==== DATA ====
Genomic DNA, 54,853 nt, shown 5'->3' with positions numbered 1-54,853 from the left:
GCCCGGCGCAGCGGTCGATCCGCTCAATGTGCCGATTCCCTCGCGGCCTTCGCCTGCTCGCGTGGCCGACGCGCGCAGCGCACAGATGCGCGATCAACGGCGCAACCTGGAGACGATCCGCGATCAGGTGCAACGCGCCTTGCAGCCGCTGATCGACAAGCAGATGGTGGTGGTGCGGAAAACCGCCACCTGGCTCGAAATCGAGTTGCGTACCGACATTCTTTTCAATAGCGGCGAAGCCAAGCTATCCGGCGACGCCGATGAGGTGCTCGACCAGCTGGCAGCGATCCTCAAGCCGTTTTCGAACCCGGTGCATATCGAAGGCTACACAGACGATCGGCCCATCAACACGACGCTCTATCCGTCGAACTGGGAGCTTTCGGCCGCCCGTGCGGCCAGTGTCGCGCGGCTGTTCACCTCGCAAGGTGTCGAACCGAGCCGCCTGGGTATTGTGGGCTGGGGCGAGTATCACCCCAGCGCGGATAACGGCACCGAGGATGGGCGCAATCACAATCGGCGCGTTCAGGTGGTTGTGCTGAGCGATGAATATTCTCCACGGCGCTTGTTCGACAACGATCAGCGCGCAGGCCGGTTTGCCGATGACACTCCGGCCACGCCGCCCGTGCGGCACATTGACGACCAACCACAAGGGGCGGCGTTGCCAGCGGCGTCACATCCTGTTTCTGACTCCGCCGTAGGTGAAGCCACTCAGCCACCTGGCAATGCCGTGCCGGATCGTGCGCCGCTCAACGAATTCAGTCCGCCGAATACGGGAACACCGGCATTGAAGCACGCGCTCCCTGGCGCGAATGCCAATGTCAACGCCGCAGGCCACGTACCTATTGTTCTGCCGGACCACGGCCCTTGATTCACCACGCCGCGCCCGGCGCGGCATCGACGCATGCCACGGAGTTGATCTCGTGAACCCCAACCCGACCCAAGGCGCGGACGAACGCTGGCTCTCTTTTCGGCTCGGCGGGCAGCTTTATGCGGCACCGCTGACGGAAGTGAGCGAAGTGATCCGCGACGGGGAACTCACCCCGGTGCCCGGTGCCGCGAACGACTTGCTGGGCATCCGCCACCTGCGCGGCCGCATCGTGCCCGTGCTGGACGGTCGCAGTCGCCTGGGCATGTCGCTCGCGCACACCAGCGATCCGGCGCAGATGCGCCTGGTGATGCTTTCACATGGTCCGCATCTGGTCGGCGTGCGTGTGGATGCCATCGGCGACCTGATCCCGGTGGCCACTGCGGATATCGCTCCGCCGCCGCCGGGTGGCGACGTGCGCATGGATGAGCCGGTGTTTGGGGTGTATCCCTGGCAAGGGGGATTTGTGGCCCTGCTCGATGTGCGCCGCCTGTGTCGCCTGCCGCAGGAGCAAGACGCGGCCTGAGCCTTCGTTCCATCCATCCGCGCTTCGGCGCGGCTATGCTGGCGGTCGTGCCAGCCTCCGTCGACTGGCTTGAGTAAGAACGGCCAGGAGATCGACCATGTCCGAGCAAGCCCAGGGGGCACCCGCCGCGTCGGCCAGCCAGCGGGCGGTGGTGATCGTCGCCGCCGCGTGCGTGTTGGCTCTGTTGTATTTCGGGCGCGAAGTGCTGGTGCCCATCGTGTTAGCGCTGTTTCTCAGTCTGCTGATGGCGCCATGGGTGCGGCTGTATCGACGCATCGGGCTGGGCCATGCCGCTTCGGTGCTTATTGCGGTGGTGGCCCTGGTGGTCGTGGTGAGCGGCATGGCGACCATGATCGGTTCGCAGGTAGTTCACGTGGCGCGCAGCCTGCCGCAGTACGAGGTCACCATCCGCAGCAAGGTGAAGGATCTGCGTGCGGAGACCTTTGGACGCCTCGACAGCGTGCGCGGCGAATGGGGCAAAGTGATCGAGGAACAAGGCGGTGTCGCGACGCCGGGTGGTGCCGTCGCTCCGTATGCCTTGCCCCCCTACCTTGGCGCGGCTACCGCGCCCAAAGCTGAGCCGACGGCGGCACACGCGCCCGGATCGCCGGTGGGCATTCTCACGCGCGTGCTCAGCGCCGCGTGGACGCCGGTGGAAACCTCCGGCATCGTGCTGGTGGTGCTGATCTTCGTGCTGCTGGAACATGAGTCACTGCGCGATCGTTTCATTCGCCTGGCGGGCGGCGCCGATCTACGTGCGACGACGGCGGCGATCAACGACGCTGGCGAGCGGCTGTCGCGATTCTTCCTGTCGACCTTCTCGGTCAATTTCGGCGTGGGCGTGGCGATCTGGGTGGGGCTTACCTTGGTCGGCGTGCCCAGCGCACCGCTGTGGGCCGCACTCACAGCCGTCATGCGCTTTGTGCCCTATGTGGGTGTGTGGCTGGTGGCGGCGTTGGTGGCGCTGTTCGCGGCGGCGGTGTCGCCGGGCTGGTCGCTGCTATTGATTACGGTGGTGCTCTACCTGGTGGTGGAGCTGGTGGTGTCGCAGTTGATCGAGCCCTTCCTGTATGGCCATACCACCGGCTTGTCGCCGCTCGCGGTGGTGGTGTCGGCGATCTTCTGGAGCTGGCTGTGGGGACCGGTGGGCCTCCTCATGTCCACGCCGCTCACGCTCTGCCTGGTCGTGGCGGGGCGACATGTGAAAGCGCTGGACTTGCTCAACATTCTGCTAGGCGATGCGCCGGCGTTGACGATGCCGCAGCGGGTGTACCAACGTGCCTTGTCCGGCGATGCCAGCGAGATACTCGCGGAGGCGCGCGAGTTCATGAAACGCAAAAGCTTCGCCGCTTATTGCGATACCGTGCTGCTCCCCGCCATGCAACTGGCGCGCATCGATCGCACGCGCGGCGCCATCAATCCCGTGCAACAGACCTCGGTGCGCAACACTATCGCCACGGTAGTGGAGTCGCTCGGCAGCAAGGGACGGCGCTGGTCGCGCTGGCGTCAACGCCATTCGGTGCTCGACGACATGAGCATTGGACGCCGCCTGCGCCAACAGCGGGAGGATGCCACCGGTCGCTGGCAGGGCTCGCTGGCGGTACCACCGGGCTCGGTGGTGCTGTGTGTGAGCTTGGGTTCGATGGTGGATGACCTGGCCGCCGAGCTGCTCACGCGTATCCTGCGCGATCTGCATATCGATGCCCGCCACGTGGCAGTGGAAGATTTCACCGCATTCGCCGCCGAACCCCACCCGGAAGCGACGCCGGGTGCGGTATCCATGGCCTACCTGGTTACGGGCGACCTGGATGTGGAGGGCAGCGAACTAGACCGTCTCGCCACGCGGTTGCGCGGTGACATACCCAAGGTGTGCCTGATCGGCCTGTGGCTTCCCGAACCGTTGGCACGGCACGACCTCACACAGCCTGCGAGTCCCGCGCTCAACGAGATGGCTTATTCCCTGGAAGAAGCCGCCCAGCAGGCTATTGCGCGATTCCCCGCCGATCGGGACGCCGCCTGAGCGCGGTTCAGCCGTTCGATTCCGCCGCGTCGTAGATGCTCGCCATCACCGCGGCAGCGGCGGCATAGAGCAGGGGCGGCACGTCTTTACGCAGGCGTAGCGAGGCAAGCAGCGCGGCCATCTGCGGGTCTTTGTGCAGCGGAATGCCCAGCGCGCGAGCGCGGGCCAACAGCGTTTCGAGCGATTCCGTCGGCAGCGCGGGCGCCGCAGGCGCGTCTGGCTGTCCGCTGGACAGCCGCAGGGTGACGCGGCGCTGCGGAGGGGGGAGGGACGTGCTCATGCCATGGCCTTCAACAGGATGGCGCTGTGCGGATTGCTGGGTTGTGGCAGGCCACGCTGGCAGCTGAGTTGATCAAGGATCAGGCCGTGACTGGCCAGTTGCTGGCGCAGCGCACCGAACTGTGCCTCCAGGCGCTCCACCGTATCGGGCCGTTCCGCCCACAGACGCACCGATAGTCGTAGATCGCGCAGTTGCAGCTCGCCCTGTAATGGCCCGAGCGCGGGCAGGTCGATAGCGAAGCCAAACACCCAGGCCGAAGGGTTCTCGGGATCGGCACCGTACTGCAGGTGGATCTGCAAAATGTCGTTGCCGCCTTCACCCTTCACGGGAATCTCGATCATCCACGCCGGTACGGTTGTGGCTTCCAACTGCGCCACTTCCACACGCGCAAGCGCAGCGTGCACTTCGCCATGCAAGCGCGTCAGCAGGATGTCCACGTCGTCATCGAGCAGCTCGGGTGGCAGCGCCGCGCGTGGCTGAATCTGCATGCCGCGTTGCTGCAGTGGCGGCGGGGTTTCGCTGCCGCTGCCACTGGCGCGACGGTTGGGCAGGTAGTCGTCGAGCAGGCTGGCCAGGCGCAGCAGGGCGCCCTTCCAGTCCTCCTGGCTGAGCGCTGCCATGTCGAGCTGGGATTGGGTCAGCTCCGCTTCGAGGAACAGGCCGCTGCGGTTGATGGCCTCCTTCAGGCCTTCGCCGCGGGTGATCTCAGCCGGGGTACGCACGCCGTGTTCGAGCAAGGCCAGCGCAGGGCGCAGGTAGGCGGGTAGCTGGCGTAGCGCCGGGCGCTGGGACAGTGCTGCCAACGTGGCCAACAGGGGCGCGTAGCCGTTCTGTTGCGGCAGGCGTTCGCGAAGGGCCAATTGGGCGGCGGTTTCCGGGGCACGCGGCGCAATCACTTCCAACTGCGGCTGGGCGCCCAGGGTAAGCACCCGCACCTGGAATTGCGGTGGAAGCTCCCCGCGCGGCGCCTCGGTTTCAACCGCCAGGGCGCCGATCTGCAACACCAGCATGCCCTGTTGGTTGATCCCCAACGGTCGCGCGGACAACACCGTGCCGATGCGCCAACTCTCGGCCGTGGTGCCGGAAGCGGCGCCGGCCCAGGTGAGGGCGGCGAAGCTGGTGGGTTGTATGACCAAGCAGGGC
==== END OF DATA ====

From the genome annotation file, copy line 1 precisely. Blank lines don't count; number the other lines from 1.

Genomic DNA, 54,853 nt, shown 5'->3' with positions numbered 1-54,853 from the left: